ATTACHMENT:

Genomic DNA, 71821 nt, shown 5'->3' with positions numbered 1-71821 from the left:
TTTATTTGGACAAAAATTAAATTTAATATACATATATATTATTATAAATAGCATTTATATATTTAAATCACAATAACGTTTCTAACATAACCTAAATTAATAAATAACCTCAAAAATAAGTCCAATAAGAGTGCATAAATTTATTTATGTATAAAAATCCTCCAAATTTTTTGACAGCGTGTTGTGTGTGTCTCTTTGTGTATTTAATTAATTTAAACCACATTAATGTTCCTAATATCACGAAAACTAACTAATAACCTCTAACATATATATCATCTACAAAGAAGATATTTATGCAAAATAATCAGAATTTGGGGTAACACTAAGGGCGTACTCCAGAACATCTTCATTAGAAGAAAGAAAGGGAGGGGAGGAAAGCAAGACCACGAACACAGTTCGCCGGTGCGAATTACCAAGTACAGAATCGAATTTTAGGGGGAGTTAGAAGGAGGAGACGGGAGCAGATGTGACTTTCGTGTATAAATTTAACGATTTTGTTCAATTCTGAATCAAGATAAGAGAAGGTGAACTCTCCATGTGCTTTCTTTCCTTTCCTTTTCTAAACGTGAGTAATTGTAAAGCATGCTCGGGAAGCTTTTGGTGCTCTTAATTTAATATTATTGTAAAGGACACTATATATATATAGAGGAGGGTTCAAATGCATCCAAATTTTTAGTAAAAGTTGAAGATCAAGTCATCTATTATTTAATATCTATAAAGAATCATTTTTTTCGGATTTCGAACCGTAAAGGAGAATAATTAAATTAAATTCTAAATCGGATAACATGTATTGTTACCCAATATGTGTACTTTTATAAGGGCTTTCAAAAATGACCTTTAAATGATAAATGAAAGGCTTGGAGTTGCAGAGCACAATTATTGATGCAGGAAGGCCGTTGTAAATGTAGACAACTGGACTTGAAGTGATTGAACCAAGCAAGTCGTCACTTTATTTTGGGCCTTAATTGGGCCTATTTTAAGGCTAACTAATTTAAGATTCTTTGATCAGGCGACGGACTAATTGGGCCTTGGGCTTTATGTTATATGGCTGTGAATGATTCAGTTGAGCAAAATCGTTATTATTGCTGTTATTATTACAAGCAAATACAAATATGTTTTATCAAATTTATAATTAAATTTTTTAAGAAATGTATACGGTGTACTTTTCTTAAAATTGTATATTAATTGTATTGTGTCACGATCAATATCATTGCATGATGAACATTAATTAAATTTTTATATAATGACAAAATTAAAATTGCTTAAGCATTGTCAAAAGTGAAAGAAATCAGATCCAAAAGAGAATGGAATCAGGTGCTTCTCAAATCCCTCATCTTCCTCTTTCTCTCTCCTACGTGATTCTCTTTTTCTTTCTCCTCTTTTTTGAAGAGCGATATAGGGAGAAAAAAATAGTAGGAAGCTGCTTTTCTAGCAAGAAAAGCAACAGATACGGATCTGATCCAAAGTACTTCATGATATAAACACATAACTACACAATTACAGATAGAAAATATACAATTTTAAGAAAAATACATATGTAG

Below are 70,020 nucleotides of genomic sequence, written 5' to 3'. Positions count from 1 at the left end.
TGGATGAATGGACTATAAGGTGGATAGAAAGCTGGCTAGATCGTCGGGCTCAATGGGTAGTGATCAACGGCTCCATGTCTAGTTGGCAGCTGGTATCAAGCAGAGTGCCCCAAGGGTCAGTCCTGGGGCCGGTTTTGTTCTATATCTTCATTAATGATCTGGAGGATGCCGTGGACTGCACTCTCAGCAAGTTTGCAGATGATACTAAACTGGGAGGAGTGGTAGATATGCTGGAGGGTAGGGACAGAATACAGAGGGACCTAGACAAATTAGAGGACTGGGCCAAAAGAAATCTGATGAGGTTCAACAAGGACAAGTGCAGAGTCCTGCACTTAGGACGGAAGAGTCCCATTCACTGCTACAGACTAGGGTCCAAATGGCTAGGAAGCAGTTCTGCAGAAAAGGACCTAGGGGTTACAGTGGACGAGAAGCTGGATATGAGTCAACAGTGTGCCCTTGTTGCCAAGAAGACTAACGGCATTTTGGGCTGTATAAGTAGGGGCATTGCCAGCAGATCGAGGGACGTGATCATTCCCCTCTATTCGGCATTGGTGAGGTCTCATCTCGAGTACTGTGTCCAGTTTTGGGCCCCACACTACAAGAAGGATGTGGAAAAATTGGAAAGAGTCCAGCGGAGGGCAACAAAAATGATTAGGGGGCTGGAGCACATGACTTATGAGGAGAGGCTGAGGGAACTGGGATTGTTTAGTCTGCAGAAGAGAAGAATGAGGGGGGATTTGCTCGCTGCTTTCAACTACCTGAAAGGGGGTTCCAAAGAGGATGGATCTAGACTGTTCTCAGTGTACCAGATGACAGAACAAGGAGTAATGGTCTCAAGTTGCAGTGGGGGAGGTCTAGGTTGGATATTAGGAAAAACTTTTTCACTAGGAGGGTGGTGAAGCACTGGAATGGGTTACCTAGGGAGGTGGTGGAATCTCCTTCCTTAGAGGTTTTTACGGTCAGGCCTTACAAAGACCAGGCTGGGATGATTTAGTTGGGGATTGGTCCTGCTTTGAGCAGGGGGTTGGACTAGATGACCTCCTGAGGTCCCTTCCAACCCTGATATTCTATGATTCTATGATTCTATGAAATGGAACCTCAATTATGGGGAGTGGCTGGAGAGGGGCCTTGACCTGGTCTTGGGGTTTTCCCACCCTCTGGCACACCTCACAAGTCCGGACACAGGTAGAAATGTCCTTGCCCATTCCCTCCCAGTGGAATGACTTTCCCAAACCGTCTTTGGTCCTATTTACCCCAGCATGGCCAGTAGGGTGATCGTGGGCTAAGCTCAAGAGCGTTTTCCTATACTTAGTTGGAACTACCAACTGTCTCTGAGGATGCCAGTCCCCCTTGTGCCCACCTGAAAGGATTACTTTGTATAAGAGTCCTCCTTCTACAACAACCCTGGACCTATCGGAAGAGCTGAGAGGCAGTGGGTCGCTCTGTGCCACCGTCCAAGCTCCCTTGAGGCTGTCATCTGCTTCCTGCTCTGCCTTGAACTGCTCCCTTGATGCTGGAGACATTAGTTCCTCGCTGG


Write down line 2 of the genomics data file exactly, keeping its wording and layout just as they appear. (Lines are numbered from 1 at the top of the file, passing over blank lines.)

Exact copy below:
TTTATTTGGACAAAAATTAAATTTAATATACATATATATTATTATAAATAGCATTTATATATTTAAATCACAATAACGTTTCTAACATAACCTAAATTAATAAATAACCTCAAAAATAAGTCCAATAAGAGTGCATAAATTTATTTATGTATAAAAATCCTCCAAATTTTTTGACAGCGTGTTGTGTGTGTCTCTTTGTGTATTTAATTAATTTAAACCACATTAATGTTCCTAATATCACGAAAACTAACTAATAACCTCTAACATATATATCATCTACAAAGAAGATATTTATGCAAAATAATCAGAATTTGGGGTAACACTAAGGGCGTACTCCAGAACATCTTCATTAGAAGAAAGAAAGGGAGGGGAGGAAAGCAAGACCACGAACACAGTTCGCCGGTGCGAATTACCAAGTACAGAATCGAATTTTAGGGGGAGTTAGAAGGAGGAGACGGGAGCAGATGTGACTTTCGTGTATAAATTTAACGATTTTGTTCAATTCTGAATCAAGATAAGAGAAGGTGAACTCTCCATGTGCTTTCTTTCCTTTCCTTTTCTAAACGTGAGTAATTGTAAAGCATGCTCGGGAAGCTTTTGGTGCTCTTAATTTAATATTATTGTAAAGGACACTATATATATATAGAGGAGGGTTCAAATGCATCCAAATTTTTAGTAAAAGTTGAAGATCAAGTCATCTATTATTTAATATCTATAAAGAATCATTTTTTTCGGATTTCGAACCGTAAAGGAGAATAATTAAATTAAATTCTAAATCGGATAACATGTATTGTTACCCAATATGTGTACTTTTATAAGGGCTTTCAAAAATGACCTTTAAATGATAAATGAAAGGCTTGGAGTTGCAGAGCACAATTATTGATGCAGGAAGGCCGTTGTAAATGTAGACAACTGGACTTGAAGTGATTGAACCAAGCAAGTCGTCACTTTATTTTGGGCCTTAATTGGGCCTATTTTAAGGCTAACTAATTTAAGATTCTTTGATCAGGCGACGGACTAATTGGGCCTTGGGCTTTATGTTATATGGCTGTGAATGATTCAGTTGAGCAAAATCGTTATTATTGCTGTTATTATTACAAGCAAATACAAATATGTTTTATCAAATTTATAATTAAATTTTTTAAGAAATGTATACGGTGTACTTTTCTTAAAATTGTATATTAATTGTATTGTGTCACGATCAATATCATTGCATGATGAACATTAATTAAATTTTTATATAATGACAAAATTAAAATTGCTTAAGCATTGTCAAAAGTGAAAGAAATCAGATCCAAAAGAGAATGGAATCAGGTGCTTCTCAAATCCCTCATCTTCCTCTTTCTCTCTCCTACGTGATTCTCTTTTTCTTTCTCCTCTTTTTTGAAGAGCGATATAGGGAGAAAAAAATAGTAGGAAGCTGCTTTTCTAGCAAGAAAAGCAACAGATACGGATCTGATCCAAAGTACTTCATGATATAAACACATAACTACACAATTACAGATAGAAAATATACAATTTTAAGAAAAATACATATGTAG